The "preview" function on Blogger is still not working. Hope this comes out right the first time!
Friday, May 18, 2007
Something is wrong with Blogger. I can't preview my posts before publishing them. Oh well.
In the dream that inspired this image, I was a "stable girl" walking through the night next to a pair of horses and a pair of small white dogs who were pulling a large empty carriage. It was a huge responsibility, but I accepted it willingly. I felt deep love for the animals in my care. I don't know where we were coming from or where we were going, just that it was a full moon night, and that the animals depended on me to take care of them. I could feel in my bones that I had finally been given right livelihood.
After this image are 15 more images that I completed in 2006. Since March 8, 2007, I have completed 24 new images along with 10 inkle belts. As of today, I am seriously considering taking a time out from blogging for an indefinite period of time after I show the images through 2006 and complete my 40-year retrospective. I am grateful that my energy for painting and weaving has returned.
Take a look at this and this.
Thursday, May 17, 2007
For the past week or so, I've been reading BOUNDARIES OF THE SOUL: THE PRACTICE OF JUNG'S PSYCHOLOGY, by June Singer.
Wednesday, May 16, 2007
This image from last year matches my continuing state of having a mind full of questions but no clear teacher. Or maybe it's that the darkness I am looking into IS the teacher. Or that there is no "teacher" and no "not-teacher."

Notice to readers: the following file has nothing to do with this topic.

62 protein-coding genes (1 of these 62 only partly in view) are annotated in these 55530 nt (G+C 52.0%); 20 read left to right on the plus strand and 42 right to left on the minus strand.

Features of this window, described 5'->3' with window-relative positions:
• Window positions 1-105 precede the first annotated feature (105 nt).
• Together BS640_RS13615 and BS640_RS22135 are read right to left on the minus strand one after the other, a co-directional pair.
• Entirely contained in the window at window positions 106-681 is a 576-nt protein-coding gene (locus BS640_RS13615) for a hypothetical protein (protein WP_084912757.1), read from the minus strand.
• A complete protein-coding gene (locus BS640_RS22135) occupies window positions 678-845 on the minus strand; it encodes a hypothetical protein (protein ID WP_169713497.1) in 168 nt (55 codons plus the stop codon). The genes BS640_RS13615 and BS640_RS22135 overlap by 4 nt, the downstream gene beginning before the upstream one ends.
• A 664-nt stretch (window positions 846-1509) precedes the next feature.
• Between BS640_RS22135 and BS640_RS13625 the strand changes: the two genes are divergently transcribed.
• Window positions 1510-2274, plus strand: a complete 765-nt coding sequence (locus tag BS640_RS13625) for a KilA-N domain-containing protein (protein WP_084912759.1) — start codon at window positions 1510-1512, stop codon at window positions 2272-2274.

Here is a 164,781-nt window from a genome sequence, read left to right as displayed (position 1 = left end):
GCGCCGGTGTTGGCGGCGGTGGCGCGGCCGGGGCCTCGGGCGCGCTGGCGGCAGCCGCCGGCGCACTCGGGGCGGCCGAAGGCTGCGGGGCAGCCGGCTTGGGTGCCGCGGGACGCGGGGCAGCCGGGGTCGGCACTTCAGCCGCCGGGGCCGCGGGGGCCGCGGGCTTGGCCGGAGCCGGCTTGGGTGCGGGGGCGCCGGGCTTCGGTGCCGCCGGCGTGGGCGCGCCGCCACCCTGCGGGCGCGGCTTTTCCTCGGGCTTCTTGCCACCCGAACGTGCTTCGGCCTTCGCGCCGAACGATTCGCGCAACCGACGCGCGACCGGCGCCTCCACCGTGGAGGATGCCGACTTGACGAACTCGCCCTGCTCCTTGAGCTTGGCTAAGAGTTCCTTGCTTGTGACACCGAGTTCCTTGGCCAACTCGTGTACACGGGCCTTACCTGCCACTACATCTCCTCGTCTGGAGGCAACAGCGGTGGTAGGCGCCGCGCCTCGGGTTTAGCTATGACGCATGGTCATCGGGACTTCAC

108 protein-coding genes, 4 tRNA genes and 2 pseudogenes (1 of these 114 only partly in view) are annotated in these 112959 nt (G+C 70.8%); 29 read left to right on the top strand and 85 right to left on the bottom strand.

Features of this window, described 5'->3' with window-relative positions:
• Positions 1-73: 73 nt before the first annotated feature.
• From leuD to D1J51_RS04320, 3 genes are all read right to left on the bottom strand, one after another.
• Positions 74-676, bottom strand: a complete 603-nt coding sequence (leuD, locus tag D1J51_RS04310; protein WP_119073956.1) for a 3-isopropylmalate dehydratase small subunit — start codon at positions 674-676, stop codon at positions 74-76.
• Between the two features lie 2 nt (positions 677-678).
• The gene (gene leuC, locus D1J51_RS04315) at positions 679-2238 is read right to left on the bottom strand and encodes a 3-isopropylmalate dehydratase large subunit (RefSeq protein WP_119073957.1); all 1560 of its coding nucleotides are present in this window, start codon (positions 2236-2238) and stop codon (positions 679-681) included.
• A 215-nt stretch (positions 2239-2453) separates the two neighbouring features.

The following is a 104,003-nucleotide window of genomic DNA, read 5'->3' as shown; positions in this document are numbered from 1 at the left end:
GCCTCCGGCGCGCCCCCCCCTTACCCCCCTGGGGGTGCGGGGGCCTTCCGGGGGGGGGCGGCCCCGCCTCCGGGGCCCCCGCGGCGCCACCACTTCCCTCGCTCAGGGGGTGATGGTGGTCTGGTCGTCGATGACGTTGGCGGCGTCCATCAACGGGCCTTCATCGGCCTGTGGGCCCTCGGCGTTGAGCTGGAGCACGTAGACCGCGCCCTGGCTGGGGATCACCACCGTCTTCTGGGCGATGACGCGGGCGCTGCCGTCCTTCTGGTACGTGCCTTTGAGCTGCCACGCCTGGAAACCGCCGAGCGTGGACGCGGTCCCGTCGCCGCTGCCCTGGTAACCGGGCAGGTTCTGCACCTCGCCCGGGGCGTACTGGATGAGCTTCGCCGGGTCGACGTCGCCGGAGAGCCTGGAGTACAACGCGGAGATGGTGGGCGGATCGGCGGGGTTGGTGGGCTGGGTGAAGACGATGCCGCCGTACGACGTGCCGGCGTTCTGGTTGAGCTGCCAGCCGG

Here are two interviews with Robert Pirsig, one from 1974 and one from 2005. I didn't read the two books that followed ZEN AND THE ART OF MOTORCYCLE MAINTENANCE, but now I am curious about them. In 1992, Robert Pirsig stated that he felt that he was done with writing. From the descriptions I've read, the third book is a transcript of on-line discussions of Pirsig's Metaphysics of Quality, with comments by Pirsig.
When, out of curiosity, I type the words "bob dylan" and "Robert Pirsig" into Google, my blog comes up on the first page. The ocean was my first spiritual teacher. Bob Dylan was my second spiritual teacher, beginning in 1964. Maybe I liked Robert Pirsig, whose ideas came into my life around 1974, because he reminded me of Bob Dylan and the ocean. My experience of them was that I did not "feel so all alone" after hearing what they had to say. I didn't agreed with everything they said, but what they had to "say" was expansive rather than stifling and gave me a context in which to grow, as did Georgia O'Keeffe and Thomas Merton in the early 80s and Martin Buber in the early 90s. I am grateful to all my spiritual teachers. I am still growing.
Monday, May 14, 2007
Last night I wasn't able to sleep so I read for awhile. When I still wasn't able to sleep, I listened to the end of the unabridged audio version of the book, ZEN AND THE ART OF MOTORCYCLE MAINTENANCE, by Robert Pirsig, which I have been listening to as I weave and paint during the last several days. The book is deeply moving for me, especially the section at the end that was added in 1984. The end of the book brought me to tears, after which I was able to sleep well.
It was when I was 26 years old that I first read ZEN AND THE ART OF MOTORCYCLE MAINTENANCE, around ten years into my life as an artist. As was the case the first time I read the book, there was much that went way over my head. Still, what I felt I did understand gave me hope.
Listening to Pirsig's description of areas of Oregon and Northern California, where I have taken multiple solo road trips, brought back my own memories.
Also see ZEN AND THE ART OF MOTORCYCLE MAINTENANCE route and landscape between Minnesota and San Francisco.
Sunday, May 13, 2007
Saturday, May 12, 2007
Friday, May 11, 2007
Just now I went back and added the words "Black and White Series" to the recently posted images that were created in 2005 using the Appleworks6 Painting program.